CEO pay has risen tremendously over the past few decades with most chief executives at large public companies earning well into the eight figures. While analysts say high compensation is justified for executives who increase shareholder value, some research says those big paychecks don’t always result in a high share price.
A report by MSCI sampled 429 large-cap U.S. companies between 2006 and 2015. It found that during that time, shareholder returns of those companies whose total pay was below their sector median outperformed those companies where pay exceeded the sector median by as much as 39%.
During this period, incentives were the largest element of CEO pay, accounting for more than 70% of total compensation. Study authors found during this time, CEO pay did not positively impact long-term stock performance. In fact, average shareholder returns were higher when a company’s CEO was in the bottom 20% than it was for companies whose executives were in the top 20% of earners.
Ric Marshall, senior corporate governance researcher at MSCI, told the Wall Street Journal that the highest paid CEOs had the worst performance by a significant margin. “It just argues for the equity portion of CEO pay to be more conservative,” he said.
The Economic Policy Institute reports that CEO pay has risen nearly 1,000% between 1978 and 2014. While the rate of pay raises slowed between 2000 and 2015, much of that is attributed to performance compensation and the movement in stock prices. CEOs at the United States’ 350 largest publicly traded companies took home an average of $15.5 million each in 2015, 5% less than what they earned in 2014.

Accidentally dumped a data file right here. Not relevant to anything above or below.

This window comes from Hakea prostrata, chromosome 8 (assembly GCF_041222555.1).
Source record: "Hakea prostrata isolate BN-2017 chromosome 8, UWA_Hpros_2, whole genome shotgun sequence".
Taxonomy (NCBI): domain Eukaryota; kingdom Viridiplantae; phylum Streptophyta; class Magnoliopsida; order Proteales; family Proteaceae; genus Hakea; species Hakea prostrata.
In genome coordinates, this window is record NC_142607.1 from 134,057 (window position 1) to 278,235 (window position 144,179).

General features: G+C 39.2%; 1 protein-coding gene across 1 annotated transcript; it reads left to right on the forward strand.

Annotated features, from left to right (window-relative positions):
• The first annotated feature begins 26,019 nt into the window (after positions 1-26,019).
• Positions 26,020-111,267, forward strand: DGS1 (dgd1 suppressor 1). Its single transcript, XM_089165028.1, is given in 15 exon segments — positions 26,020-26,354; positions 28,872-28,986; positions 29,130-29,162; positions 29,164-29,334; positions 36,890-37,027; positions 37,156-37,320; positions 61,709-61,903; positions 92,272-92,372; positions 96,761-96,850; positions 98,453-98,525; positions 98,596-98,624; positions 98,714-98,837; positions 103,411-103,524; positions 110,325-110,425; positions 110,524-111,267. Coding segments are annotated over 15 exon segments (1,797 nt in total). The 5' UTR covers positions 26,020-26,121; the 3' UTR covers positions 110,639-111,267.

While this is substantial, it’s important to keep in mind that CEOs of large public companies actually make up just the tip of the iceberg. A much larger portion of the CEO pie is made up of private-company CEOs, who make significantly less than their public counterparts. Also, total compensation packages vary greatly by industry, ownership type and other factors.
Outpacing the stock market
While compensation is largely based on performance, EPI reports that CEO has still “far outpaced” the performance of the stock market. Lawrence Mishel, study lead author and president of EPI, says CEO pay has risen because it has had little resistance from corporate boards in pursuit of higher compensation.
Despite these findings, boards have been taking a closer look at compensation lately and a number of CEOs have taken pay cuts in recent years due to poor performance. These include Mario Longhi at U.S. Steel, James Cracchiolo at Ameriprise, and Sergio Marchionne at Fiat Chrysler Automobiles.
Despite some big numbers, some say CEOs are not overpaid relative to the value and impact they can bring to companies. The Wall Street Journal reports that in some cases, the boards’ ideas of success “don’t always line up with what pays off for investors.” In addition, WSJ notes that long-term commitments like pensions and multiyear stock grants can drive pay higher even when annual performance lags.
Meanwhile, Associated Press reports that while CEO compensation was up last year when stock returns were flat, “investors don’t see it as necessarily a bad thing.” Anne Chapman, vice president of investment operations at Capital Group, said that the company goes back at least three years when considering CEO pay versus performance.
Most shareholders and investors generally agree with boards on compensation and often have the opportunity to vote on whether their CEO compensation is fair. Charles Elson, director of the John L. Weinberg Center for Corporate Governance at the University of Delaware, told AP that there’s a strong culture of “benchmarking” compensation against peers. “Everyone is being compared to everyone else, and everyone wants to be higher. [Yet] we have to get out of this Lake Wobegon and change channels and get back to a pay scheme that’s rationally based,” said Elson.
Read about private company CEO compensation here: 2015-2016 CEO and Senior Executive Compensation Report for Private Companies